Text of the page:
Photo credit: SCOTTEVEST
While it isn’t exactly competing with the Xbox just yet, the iPad can hold its own as a gaming platform. And we’re not just talking about simple mobile games like Angry Birds – a number of action and sports games now take advantage of the iPad’s big screen, including versions of Madden NFL and Assassin’s Creed. In lieu of an actual controller, these games use on-screen buttons and directional pads, but the downside is that gamers don’t get any of the tactile feedback to which they’re accustomed.
A number of companies have stepped into the breach to right this wrong, offering physical joysticks that stick onto the screen above the virtual one and recreate the feel of a real gamepad. The prettiest and best-reviewed of the bunch is this offering from accessory specialist Logitech, which retails for $20 and has a long list of compatible games. For a more retro look you can go with the Joystick-It, but user reviews aren’t exactly glowing. And if you’re willing to spend a bit more money you can get the iCade Arcade Cabinet, which houses your iPad in a miniature arcade box and lets you play Atari classics the old-fashioned way.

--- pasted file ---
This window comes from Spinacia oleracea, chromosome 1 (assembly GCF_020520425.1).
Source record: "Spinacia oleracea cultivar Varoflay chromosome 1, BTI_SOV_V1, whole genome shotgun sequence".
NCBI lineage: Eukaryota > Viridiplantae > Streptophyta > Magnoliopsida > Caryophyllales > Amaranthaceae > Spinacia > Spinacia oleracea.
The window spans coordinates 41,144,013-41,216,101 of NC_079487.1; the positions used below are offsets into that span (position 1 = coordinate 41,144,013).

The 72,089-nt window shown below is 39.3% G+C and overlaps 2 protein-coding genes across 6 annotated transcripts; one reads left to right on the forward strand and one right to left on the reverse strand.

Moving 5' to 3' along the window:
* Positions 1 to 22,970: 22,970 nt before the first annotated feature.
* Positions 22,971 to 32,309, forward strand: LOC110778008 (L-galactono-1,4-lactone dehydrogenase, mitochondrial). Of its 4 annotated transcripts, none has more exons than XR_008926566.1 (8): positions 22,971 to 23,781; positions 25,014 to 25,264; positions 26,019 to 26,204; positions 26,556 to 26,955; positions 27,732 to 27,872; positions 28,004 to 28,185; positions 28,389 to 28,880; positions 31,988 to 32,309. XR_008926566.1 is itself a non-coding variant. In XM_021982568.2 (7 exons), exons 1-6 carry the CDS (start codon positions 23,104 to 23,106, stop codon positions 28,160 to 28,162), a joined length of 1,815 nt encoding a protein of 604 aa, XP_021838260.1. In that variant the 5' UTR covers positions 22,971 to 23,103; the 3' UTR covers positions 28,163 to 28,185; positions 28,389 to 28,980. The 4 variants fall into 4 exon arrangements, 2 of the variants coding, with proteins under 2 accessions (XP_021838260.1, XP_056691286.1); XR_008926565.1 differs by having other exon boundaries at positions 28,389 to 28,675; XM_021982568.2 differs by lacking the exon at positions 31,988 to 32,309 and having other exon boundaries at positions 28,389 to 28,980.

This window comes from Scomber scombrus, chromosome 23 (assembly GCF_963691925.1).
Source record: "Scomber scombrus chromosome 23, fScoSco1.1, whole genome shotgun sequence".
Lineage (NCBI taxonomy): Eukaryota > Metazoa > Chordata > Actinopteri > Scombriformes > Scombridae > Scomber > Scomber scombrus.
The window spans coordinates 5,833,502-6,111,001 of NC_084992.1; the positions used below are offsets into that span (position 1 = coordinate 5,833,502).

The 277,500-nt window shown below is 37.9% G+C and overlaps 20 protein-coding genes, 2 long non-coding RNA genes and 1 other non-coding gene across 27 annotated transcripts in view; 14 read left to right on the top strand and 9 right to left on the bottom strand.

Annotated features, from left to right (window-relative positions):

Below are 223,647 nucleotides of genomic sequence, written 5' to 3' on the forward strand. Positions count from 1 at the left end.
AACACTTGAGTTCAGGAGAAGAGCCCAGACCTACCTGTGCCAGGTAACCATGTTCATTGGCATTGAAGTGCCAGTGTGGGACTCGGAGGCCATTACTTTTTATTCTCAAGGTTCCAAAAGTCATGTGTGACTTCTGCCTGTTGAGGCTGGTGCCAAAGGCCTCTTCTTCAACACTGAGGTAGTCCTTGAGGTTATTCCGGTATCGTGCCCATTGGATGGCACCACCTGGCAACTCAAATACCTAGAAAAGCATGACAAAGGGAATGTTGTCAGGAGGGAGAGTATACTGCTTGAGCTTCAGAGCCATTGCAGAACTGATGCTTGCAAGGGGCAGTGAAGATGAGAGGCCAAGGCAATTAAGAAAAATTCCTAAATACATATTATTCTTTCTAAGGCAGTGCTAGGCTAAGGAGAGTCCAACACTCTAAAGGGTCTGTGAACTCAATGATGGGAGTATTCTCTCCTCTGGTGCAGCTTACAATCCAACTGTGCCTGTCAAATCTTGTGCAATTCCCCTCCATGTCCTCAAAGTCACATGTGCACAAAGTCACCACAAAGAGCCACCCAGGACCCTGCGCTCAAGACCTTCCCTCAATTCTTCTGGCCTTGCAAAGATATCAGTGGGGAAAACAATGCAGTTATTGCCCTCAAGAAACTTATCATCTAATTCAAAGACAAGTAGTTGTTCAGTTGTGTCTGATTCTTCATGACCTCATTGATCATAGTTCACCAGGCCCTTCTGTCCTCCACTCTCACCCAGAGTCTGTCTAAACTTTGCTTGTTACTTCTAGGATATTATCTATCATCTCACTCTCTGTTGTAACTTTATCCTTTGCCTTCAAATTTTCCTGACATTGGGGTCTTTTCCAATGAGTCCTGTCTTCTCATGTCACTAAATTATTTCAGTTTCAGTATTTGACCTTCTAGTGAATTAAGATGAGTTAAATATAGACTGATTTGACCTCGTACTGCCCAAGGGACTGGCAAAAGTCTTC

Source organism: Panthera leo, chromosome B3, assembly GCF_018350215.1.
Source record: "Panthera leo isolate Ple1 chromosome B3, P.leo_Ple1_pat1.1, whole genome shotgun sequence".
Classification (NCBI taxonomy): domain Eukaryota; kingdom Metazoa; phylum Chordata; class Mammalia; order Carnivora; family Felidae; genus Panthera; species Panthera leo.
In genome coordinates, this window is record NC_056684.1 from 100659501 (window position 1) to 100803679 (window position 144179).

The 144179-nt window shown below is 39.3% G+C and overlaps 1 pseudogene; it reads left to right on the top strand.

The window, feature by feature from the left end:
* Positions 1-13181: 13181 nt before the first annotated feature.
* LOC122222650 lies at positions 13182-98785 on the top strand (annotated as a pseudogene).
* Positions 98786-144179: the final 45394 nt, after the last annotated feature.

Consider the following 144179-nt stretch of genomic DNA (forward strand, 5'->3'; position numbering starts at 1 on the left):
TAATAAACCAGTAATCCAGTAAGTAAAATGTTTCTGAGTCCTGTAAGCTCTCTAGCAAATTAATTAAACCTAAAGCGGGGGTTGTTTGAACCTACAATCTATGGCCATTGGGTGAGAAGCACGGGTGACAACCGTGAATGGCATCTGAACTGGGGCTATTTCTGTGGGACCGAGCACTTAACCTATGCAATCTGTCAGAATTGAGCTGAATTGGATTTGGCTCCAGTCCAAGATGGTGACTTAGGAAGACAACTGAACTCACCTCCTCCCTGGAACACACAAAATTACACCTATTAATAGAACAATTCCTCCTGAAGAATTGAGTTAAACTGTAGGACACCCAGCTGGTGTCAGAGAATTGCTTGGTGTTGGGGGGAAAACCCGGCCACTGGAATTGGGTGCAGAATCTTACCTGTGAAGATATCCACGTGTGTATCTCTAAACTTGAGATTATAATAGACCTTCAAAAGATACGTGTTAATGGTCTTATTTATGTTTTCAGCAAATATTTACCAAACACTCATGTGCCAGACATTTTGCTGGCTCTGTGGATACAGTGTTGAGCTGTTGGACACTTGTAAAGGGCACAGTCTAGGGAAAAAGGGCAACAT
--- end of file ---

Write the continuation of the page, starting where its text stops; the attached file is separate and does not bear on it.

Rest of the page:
Photo credit: LOGITECH
In addition to the numerous speaker docks available for the iPad, you can also hook it up to any set of external speakers with a headphone jack. But those speakers require an external power source and tend not to be very portable, meaning that if you want to show a video or play music to a group of friends, you’re often stuck with the tablet’s tiny, built-in speakers.
The Amplifiear provides an analog solution, amplifying the speaker sounds with the modern equivalent of an old gramophone. As the name would indicate, the plastic cup fits around the iPad in a way that’s a bit reminiscent of a cartoon ear, in the process curving and amplifying the speaker sounds toward the user.